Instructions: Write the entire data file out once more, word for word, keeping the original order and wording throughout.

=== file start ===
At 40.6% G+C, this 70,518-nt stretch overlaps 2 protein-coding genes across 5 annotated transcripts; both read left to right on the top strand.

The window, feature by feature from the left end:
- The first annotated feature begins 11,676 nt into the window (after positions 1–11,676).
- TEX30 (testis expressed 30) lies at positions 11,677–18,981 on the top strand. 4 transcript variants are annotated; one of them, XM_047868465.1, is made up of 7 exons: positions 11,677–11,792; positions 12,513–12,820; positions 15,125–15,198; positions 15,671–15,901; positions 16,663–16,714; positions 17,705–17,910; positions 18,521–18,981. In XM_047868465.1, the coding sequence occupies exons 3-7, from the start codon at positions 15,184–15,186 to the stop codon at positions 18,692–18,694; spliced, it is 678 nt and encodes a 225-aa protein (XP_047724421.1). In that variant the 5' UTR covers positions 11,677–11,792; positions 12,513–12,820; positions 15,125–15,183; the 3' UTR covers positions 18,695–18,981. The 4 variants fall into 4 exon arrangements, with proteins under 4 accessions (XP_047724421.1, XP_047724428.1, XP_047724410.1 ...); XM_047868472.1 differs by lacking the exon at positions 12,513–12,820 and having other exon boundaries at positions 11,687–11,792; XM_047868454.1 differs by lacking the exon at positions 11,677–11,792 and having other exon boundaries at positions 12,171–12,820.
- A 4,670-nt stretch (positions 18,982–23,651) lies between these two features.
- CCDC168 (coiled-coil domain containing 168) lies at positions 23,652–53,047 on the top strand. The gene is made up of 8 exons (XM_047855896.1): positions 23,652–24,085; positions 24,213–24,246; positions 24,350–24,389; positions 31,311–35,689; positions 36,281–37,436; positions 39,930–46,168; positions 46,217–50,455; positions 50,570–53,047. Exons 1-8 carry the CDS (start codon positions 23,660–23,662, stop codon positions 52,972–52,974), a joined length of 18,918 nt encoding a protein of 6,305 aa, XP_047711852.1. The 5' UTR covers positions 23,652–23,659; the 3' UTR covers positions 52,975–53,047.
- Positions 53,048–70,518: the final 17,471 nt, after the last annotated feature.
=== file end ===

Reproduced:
At 40.6% G+C, this 70,518-nt stretch overlaps 2 protein-coding genes across 5 annotated transcripts; both read left to right on the top strand.

The window, feature by feature from the left end:
- The first annotated feature begins 11,676 nt into the window (after positions 1–11,676).
- TEX30 (testis expressed 30) lies at positions 11,677–18,981 on the top strand. 4 transcript variants are annotated; one of them, XM_047868465.1, is made up of 7 exons: positions 11,677–11,792; positions 12,513–12,820; positions 15,125–15,198; positions 15,671–15,901; positions 16,663–16,714; positions 17,705–17,910; positions 18,521–18,981. In XM_047868465.1, the coding sequence occupies exons 3-7, from the start codon at positions 15,184–15,186 to the stop codon at positions 18,692–18,694; spliced, it is 678 nt and encodes a 225-aa protein (XP_047724421.1). In that variant the 5' UTR covers positions 11,677–11,792; positions 12,513–12,820; positions 15,125–15,183; the 3' UTR covers positions 18,695–18,981. The 4 variants fall into 4 exon arrangements, with proteins under 4 accessions (XP_047724421.1, XP_047724428.1, XP_047724410.1 ...); XM_047868472.1 differs by lacking the exon at positions 12,513–12,820 and having other exon boundaries at positions 11,687–11,792; XM_047868454.1 differs by lacking the exon at positions 11,677–11,792 and having other exon boundaries at positions 12,171–12,820.
- A 4,670-nt stretch (positions 18,982–23,651) lies between these two features.
- CCDC168 (coiled-coil domain containing 168) lies at positions 23,652–53,047 on the top strand. The gene is made up of 8 exons (XM_047855896.1): positions 23,652–24,085; positions 24,213–24,246; positions 24,350–24,389; positions 31,311–35,689; positions 36,281–37,436; positions 39,930–46,168; positions 46,217–50,455; positions 50,570–53,047. Exons 1-8 carry the CDS (start codon positions 23,660–23,662, stop codon positions 52,972–52,974), a joined length of 18,918 nt encoding a protein of 6,305 aa, XP_047711852.1. The 5' UTR covers positions 23,652–23,659; the 3' UTR covers positions 52,975–53,047.
- Positions 53,048–70,518: the final 17,471 nt, after the last annotated feature.